Ukraine’s civil society remains of paramount importance in winning the hearts and minds of its citizens as well as establishing a sound rule of law system. These aspects will empower the Eastern European country to gain international credibility in its hopes to join the EU. Central European Affairs Magazine spoke to Oleksandra Matviychuk, head of the board at The Center for Civil Liberties, an organization promoting human rights in the OSCE region.
Author: Jared Feldschreiber
As a stalwart human rights defender, and a recipient of the US Mission’s Freedom Award, Oleksandra Matviychuk, who serves as the head of the board at The Center for Civil Liberties (CCL), is devoted to positive political change. Matviychuk’s focused mission remains to develop legislative changes, as her organization in Ukraine aims to exercise public oversight over law enforcement agencies and the judiciary. CCL is also committed to conducting educational activities for young people, as well as implementing international programs.
Matviychuk was among a handful of expert speakers taking part during sessions at the OSCE/ODIHR conference held at the Palace of Culture and Science in Warsaw in mid-October. In the two-day affair, the event was composed largely of various human rights defenders, diplomats, and academics of all stripes — all of whom were honoring thirty years of civil society programs, which were in part, enacted by the OSCE in hopes of continuing to “strengthen democratic institutions and the rule of law, and increase respect for human rights.”
CEA Magazine EXCLUSIVELY spoke with Oleksandra Matviychuk on the sidelines after her panel discussion. In this conversation, Matviychuk delved into how civil society groups, like CCL, continue to improve and inform ordinary Ukrainians’ lives with its brave and practical implementation of change reforms. Matviychuk also discussed how best to comprehend, confront and tackle institutional corruption effectively. She also weighed in on the populist approaches of Ukrainian President Volodymyr Zelensky.
CEA: What is The Center for Civil Liberties’ main emphasis? Please give an overview of largely the work you do.
Oleksandra Matviychuk: We are focused on [various cases] on behalf of detained people. This may include [greater awareness and working to seek justice on behalf of] political prisoners in Crimea, and with hostages in the Donbas region. I mentioned during the OSCE/ ODIHR panel the work our civil society volunteer group, OZON does, as well. It is composed of people who provide citizen oversight of the bad actions by police and with the court system. Our goal is not just to improve the methods used by police but to encourage the behavior of state institutions. They should serve the people.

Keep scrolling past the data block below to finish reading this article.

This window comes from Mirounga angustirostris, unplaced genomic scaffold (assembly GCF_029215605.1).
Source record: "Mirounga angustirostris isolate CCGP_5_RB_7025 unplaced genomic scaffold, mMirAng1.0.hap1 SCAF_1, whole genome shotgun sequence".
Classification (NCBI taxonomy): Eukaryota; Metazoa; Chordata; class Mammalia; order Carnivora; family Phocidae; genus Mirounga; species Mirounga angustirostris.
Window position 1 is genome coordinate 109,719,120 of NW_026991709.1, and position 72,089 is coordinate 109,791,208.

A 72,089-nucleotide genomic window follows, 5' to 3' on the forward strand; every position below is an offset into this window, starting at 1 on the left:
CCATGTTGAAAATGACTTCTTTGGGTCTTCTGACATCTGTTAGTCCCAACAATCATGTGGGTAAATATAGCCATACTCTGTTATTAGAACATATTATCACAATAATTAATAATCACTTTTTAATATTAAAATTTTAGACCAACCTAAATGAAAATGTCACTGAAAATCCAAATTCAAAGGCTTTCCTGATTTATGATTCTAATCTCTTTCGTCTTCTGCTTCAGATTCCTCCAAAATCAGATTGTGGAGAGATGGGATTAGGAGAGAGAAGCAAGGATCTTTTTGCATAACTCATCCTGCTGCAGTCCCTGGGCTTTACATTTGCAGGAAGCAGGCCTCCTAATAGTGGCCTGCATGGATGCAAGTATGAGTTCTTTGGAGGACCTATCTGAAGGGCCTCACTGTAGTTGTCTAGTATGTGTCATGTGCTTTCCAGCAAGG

We also work to improve education and the environment. It is very important to work for values within societies. Our work also deals with international solidarity. We are an active member among different international coalitions, networks, and international projects. Everything we face in Ukraine is a reflection of global trends for the entire region, so that’s why we have to work not just within our national borders.
Corruption a major issue
CEA: As for internal issues within Ukraine, there has been a solid push to fight corruption within the courts for the last few years. How can there be a more sound justice system?
OM: Corruption is a big problem in Ukraine but we have to understand the roots of corruption. Corruption in Ukraine is institutionalized, which means that we have not only corrupt politicians, but it’s a system of relations.
When you ask the question to most people on the street, “what’s the main problem in Ukraine?”
Most would answer, “corruption.”
“But do you personally provide a bribe to have your children in kindergarten find a space? So, why would you pay a bribe?”
“It’s not corruption. We are just trying to solve our small affairs,” would be the typical reply.
This is the mentality [of many people]. People pay money not just to pay a fine. They do it because there are limited spaces in kindergarten, and these people pay bribes to get their child a guaranteed spot, for example.
CEA: So you’re implying that the general idea of tackling corruption in Ukraine is still misguided?
OM: If you want to fight corruption within Ukraine, it’s not enough to establish an anti-corruption court and only prosecute top officials. If the population thinks it’s OK to pay money or to receive money illegally, it means that an anti-corruption court will work for ages. If we want to fight corruption in Ukraine as an institutionalized system, we have to replace this corruption relation with another kind of relation.